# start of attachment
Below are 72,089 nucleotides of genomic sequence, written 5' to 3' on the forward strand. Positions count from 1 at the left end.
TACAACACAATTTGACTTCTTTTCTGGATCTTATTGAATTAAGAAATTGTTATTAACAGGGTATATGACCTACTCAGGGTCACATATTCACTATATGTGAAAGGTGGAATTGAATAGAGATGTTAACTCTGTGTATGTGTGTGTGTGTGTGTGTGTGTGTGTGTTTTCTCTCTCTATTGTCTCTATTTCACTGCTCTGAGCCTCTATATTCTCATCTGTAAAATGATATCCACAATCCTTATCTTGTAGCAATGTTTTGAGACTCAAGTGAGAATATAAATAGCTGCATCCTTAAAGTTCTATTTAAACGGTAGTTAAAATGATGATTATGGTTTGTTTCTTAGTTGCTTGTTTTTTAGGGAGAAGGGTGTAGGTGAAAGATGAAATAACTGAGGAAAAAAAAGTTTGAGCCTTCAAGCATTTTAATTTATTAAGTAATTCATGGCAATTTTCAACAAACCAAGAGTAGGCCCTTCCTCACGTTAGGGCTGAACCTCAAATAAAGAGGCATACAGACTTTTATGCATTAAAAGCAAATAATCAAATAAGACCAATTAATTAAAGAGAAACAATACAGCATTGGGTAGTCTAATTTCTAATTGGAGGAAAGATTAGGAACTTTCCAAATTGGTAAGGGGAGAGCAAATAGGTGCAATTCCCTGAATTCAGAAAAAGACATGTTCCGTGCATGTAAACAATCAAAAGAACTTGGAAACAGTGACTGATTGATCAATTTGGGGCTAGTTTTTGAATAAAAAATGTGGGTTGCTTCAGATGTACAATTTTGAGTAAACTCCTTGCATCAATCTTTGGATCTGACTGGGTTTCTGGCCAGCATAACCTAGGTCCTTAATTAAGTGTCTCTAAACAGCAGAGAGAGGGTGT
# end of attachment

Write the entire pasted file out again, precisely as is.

Below are 72,089 nucleotides of genomic sequence, written 5' to 3' on the forward strand. Positions count from 1 at the left end.
TACAACACAATTTGACTTCTTTTCTGGATCTTATTGAATTAAGAAATTGTTATTAACAGGGTATATGACCTACTCAGGGTCACATATTCACTATATGTGAAAGGTGGAATTGAATAGAGATGTTAACTCTGTGTATGTGTGTGTGTGTGTGTGTGTGTGTGTGTTTTCTCTCTCTATTGTCTCTATTTCACTGCTCTGAGCCTCTATATTCTCATCTGTAAAATGATATCCACAATCCTTATCTTGTAGCAATGTTTTGAGACTCAAGTGAGAATATAAATAGCTGCATCCTTAAAGTTCTATTTAAACGGTAGTTAAAATGATGATTATGGTTTGTTTCTTAGTTGCTTGTTTTTTAGGGAGAAGGGTGTAGGTGAAAGATGAAATAACTGAGGAAAAAAAAGTTTGAGCCTTCAAGCATTTTAATTTATTAAGTAATTCATGGCAATTTTCAACAAACCAAGAGTAGGCCCTTCCTCACGTTAGGGCTGAACCTCAAATAAAGAGGCATACAGACTTTTATGCATTAAAAGCAAATAATCAAATAAGACCAATTAATTAAAGAGAAACAATACAGCATTGGGTAGTCTAATTTCTAATTGGAGGAAAGATTAGGAACTTTCCAAATTGGTAAGGGGAGAGCAAATAGGTGCAATTCCCTGAATTCAGAAAAAGACATGTTCCGTGCATGTAAACAATCAAAAGAACTTGGAAACAGTGACTGATTGATCAATTTGGGGCTAGTTTTTGAATAAAAAATGTGGGTTGCTTCAGATGTACAATTTTGAGTAAACTCCTTGCATCAATCTTTGGATCTGACTGGGTTTCTGGCCAGCATAACCTAGGTCCTTAATTAAGTGTCTCTAAACAGCAGAGAGAGGGTGT